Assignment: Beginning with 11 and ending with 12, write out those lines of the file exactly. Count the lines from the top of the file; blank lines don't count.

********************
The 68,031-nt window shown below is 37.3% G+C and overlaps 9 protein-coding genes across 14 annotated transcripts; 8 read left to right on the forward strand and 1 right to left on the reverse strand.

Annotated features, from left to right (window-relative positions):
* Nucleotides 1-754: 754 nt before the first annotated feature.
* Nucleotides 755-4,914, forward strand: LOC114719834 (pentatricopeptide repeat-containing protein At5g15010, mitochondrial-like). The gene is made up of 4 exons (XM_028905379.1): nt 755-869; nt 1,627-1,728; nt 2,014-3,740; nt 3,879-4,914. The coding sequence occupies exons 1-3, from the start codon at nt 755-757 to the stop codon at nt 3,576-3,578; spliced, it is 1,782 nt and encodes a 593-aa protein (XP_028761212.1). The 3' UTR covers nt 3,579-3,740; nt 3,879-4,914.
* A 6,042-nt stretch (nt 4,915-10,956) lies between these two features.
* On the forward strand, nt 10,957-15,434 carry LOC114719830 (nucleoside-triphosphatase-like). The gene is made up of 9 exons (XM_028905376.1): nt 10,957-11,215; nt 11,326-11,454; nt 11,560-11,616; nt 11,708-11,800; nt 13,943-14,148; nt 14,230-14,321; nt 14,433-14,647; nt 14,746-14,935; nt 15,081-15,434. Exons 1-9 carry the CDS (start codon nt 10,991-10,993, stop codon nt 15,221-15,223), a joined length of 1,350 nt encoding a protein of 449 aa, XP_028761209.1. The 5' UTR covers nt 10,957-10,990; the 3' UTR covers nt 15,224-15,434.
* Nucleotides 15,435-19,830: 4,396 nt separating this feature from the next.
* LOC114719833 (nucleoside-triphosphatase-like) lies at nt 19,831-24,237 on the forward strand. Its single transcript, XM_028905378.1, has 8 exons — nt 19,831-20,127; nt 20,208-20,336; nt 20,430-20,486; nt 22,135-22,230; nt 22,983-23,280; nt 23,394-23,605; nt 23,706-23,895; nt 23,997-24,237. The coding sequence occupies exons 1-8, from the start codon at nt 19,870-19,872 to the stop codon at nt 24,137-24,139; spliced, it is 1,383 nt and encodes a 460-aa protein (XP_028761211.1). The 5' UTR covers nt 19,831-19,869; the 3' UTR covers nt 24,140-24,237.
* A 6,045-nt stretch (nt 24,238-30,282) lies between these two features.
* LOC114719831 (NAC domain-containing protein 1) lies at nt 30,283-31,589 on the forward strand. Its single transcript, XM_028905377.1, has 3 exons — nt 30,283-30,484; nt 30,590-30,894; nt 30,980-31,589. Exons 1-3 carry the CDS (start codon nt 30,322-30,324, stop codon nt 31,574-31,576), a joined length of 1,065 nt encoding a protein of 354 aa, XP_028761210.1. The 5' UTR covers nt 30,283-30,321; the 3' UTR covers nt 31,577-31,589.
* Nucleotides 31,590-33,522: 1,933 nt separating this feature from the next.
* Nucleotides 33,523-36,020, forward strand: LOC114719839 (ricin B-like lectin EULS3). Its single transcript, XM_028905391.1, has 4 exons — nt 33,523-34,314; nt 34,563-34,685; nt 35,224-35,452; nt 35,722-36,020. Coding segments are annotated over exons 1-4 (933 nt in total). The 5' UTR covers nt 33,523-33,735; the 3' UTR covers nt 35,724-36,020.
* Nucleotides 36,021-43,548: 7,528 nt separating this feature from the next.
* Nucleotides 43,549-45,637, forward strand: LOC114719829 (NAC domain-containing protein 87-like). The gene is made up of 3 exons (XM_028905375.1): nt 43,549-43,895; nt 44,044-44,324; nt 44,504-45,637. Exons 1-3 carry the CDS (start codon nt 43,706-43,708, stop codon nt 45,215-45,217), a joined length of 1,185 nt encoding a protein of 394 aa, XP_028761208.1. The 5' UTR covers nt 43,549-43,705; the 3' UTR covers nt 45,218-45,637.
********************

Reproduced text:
* Nucleotides 31,590-33,522: 1,933 nt separating this feature from the next.
* Nucleotides 33,523-36,020, forward strand: LOC114719839 (ricin B-like lectin EULS3). Its single transcript, XM_028905391.1, has 4 exons — nt 33,523-34,314; nt 34,563-34,685; nt 35,224-35,452; nt 35,722-36,020. Coding segments are annotated over exons 1-4 (933 nt in total). The 5' UTR covers nt 33,523-33,735; the 3' UTR covers nt 35,724-36,020.